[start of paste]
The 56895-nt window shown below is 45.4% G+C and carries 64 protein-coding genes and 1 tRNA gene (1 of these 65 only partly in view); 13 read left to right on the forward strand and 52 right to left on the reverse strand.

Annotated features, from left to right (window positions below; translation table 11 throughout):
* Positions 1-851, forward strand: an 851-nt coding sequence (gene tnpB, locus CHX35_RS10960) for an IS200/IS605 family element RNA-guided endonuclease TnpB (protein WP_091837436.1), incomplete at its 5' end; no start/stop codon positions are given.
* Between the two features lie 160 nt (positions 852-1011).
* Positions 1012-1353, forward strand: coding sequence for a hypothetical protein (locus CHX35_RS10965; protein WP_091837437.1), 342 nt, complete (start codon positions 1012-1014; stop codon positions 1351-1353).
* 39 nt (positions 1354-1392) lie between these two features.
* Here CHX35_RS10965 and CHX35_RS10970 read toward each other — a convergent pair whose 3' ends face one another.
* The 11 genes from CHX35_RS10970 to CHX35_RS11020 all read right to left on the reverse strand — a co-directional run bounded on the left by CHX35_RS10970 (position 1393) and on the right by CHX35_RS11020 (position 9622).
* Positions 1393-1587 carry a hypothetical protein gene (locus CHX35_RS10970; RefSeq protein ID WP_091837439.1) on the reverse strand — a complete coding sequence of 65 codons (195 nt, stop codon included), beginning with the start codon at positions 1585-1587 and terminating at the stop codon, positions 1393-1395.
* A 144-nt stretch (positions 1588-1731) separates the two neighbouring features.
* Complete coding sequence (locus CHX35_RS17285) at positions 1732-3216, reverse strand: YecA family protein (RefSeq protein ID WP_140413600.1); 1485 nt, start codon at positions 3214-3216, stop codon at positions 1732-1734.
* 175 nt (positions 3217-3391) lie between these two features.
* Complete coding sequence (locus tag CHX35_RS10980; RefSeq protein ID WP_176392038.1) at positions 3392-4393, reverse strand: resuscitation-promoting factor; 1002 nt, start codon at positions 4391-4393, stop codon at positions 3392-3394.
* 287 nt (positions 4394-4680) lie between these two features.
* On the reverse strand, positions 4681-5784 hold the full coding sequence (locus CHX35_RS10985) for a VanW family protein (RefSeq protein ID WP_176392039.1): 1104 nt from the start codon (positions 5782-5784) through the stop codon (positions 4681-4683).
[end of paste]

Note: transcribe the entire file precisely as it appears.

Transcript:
The 56895-nt window shown below is 45.4% G+C and carries 64 protein-coding genes and 1 tRNA gene (1 of these 65 only partly in view); 13 read left to right on the forward strand and 52 right to left on the reverse strand.

Annotated features, from left to right (window positions below; translation table 11 throughout):
* Positions 1-851, forward strand: an 851-nt coding sequence (gene tnpB, locus CHX35_RS10960) for an IS200/IS605 family element RNA-guided endonuclease TnpB (protein WP_091837436.1), incomplete at its 5' end; no start/stop codon positions are given.
* Between the two features lie 160 nt (positions 852-1011).
* Positions 1012-1353, forward strand: coding sequence for a hypothetical protein (locus CHX35_RS10965; protein WP_091837437.1), 342 nt, complete (start codon positions 1012-1014; stop codon positions 1351-1353).
* 39 nt (positions 1354-1392) lie between these two features.
* Here CHX35_RS10965 and CHX35_RS10970 read toward each other — a convergent pair whose 3' ends face one another.
* The 11 genes from CHX35_RS10970 to CHX35_RS11020 all read right to left on the reverse strand — a co-directional run bounded on the left by CHX35_RS10970 (position 1393) and on the right by CHX35_RS11020 (position 9622).
* Positions 1393-1587 carry a hypothetical protein gene (locus CHX35_RS10970; RefSeq protein ID WP_091837439.1) on the reverse strand — a complete coding sequence of 65 codons (195 nt, stop codon included), beginning with the start codon at positions 1585-1587 and terminating at the stop codon, positions 1393-1395.
* A 144-nt stretch (positions 1588-1731) separates the two neighbouring features.
* Complete coding sequence (locus CHX35_RS17285) at positions 1732-3216, reverse strand: YecA family protein (RefSeq protein ID WP_140413600.1); 1485 nt, start codon at positions 3214-3216, stop codon at positions 1732-1734.
* 175 nt (positions 3217-3391) lie between these two features.
* Complete coding sequence (locus tag CHX35_RS10980; RefSeq protein ID WP_176392038.1) at positions 3392-4393, reverse strand: resuscitation-promoting factor; 1002 nt, start codon at positions 4391-4393, stop codon at positions 3392-3394.
* 287 nt (positions 4394-4680) lie between these two features.
* On the reverse strand, positions 4681-5784 hold the full coding sequence (locus CHX35_RS10985) for a VanW family protein (RefSeq protein ID WP_176392039.1): 1104 nt from the start codon (positions 5782-5784) through the stop codon (positions 4681-4683).